You may not have been able to tell, considering that Australia was in the middle of winter, but last month was the hottest month on Earth since humans began keeping scientific records in the 1880s. In all likelihood, it was the hottest month since the last interglacial period ended 125,000 years ago. Image: Christopher L./Flickr
That is according to NASA, whose preliminary data on July 2016's place in the climate science hall of fame and misery was promptly tweeted out by Goddard Institute for Space Studies director Gavin Schmidt. As you can see from that stray temperature anomaly line at the top of the graph below, no other year has really given 2016 a run for its money.
July 2016 was absolutely the hottest month since the instrumental records began. pic.twitter.com/GQNsvARPDH
— Gavin Schmidt (@ClimateOfGavin) August 15, 2016
Globally, Earth's surface temperature last month averaged 0.84C higher than the historic mean temperature for July. July, 2016 also pulled in 0.11C warmer than July 2015, swiping the title of hottest month in recorded history. Although our planet has seen a seemingly endless string of record-smashingly hot months (14 according to NOAA, but who's counting?) the hottest of the year always occurs at the height of the northern hemisphere's summer.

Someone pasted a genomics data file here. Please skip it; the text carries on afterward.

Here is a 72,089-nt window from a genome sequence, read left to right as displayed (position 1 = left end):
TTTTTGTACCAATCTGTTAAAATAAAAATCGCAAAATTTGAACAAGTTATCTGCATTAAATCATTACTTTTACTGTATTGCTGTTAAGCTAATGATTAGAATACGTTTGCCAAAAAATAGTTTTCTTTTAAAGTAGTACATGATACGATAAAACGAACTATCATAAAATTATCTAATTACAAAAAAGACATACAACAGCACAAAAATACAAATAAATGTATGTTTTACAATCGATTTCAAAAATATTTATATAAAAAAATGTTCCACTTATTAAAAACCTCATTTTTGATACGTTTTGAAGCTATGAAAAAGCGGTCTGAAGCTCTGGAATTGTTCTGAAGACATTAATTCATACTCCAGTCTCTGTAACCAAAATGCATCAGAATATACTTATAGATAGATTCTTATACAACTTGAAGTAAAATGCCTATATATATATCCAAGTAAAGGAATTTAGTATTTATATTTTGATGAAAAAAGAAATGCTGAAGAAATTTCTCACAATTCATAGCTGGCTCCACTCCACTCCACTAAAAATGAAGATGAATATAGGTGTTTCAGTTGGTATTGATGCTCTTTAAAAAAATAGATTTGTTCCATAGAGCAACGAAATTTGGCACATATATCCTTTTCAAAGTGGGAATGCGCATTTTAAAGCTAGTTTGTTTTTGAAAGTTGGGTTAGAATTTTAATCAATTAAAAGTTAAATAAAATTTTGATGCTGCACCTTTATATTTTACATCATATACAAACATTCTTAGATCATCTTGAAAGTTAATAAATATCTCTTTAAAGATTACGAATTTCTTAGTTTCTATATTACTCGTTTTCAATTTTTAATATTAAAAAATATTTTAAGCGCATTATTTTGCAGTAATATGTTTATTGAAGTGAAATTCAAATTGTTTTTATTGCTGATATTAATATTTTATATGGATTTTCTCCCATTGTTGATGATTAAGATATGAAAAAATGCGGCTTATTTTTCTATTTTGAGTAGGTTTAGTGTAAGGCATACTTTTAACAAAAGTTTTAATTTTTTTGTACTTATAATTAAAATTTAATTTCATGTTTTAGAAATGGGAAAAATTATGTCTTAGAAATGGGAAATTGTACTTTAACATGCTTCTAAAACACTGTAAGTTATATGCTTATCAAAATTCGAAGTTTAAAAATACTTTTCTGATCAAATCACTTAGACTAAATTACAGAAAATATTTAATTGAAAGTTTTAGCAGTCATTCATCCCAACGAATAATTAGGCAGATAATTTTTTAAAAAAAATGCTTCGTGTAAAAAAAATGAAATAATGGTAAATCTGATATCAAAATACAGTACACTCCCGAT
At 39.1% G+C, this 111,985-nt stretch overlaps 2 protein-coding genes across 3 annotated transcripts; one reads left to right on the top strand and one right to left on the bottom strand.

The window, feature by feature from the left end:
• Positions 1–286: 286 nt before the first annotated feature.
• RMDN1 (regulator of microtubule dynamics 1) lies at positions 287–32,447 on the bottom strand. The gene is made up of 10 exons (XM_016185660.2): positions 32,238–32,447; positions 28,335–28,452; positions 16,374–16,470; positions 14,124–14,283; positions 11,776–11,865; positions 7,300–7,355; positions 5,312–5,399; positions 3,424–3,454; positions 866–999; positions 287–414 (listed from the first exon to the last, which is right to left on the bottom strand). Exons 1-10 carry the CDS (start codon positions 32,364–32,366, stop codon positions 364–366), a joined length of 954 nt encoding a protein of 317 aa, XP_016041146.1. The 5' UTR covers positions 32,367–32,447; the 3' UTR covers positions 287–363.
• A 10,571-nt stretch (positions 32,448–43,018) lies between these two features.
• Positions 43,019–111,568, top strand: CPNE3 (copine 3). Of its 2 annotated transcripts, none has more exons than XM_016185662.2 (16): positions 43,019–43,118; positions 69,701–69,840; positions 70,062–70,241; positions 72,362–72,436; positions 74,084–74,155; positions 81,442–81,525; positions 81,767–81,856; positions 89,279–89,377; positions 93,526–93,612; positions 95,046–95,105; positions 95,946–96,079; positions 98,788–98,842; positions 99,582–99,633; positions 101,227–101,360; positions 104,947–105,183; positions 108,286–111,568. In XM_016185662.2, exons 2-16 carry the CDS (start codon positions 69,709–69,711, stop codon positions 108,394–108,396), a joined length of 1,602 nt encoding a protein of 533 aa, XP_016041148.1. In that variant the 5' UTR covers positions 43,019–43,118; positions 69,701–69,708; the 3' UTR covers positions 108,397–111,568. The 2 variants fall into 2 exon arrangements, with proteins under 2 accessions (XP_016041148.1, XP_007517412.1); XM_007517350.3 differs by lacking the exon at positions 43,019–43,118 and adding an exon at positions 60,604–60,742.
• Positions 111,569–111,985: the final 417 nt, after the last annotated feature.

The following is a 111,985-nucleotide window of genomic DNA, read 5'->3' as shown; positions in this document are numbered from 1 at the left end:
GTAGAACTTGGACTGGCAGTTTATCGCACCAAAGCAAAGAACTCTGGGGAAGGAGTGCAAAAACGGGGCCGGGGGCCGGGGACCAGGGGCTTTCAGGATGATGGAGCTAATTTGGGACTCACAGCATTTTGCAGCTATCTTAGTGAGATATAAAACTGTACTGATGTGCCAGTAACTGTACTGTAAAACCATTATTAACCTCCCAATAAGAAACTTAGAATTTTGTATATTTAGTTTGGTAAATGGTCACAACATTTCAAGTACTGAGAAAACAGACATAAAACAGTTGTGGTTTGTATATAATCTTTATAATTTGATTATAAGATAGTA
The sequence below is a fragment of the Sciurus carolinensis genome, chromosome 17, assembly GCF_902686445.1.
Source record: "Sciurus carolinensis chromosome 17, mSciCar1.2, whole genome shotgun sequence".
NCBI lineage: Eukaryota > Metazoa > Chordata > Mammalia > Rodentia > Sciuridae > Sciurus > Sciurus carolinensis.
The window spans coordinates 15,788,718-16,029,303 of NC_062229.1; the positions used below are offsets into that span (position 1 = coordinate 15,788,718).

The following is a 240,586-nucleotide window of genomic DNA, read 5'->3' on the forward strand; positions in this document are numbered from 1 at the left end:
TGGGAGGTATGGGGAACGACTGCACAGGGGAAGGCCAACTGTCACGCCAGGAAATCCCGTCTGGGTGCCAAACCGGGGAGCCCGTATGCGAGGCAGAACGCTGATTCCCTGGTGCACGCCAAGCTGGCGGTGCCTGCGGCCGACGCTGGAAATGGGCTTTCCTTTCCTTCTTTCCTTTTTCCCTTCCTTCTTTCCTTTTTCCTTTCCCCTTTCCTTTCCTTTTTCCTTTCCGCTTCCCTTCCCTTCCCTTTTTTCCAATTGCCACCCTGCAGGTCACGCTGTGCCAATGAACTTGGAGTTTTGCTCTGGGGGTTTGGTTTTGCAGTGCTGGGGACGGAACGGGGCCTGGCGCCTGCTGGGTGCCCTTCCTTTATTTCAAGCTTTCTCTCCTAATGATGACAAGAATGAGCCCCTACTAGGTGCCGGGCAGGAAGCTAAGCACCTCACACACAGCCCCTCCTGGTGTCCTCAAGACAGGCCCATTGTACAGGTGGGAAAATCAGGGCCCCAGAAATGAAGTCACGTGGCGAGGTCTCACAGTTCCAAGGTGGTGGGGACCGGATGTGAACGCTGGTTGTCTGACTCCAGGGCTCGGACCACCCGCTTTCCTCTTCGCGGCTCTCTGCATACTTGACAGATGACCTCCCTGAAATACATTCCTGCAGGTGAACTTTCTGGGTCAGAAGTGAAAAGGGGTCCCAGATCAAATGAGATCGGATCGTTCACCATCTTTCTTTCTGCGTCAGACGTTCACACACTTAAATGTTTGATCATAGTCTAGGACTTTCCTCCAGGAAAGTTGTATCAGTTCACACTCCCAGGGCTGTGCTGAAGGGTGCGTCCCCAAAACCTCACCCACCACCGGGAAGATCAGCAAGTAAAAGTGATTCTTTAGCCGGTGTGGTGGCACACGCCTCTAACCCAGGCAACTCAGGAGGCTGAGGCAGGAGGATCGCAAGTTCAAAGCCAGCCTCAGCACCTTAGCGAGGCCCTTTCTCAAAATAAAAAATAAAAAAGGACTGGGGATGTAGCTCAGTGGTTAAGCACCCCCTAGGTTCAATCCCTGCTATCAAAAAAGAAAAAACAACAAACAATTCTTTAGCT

What's fuelling the planetary perspiration? We're still coming off the tail-end of a very strong El Niño, which managed to stir up a lot of heat in the equatorial Pacific, not to mention push our atmosphere past the historic 400 ppm CO2 milestone for an entire year. Of course, what nudged us close to the 400 ppm milestone, and what continues to fuel heat record after heat record isn't just El Niño, but the inexorable burning of fossil fuels and release of heat-trapping carbon into the atmosphere.
In other words, it isn't too surprising that we just lived through the hottest month on record. You may remember that July saw exceptional heat waves around the world, with punishing, corn sweat-fuelled temperatures of above 48.8C across the central United States. On July 21, thermometers in Mitribah, Kuwait jumped to 54C — a single-day heat record for the eastern hemisphere.
It's almost as if parts of our planet are soon going to become uninhabitable for humans. Oh yeah, science predicted that, too.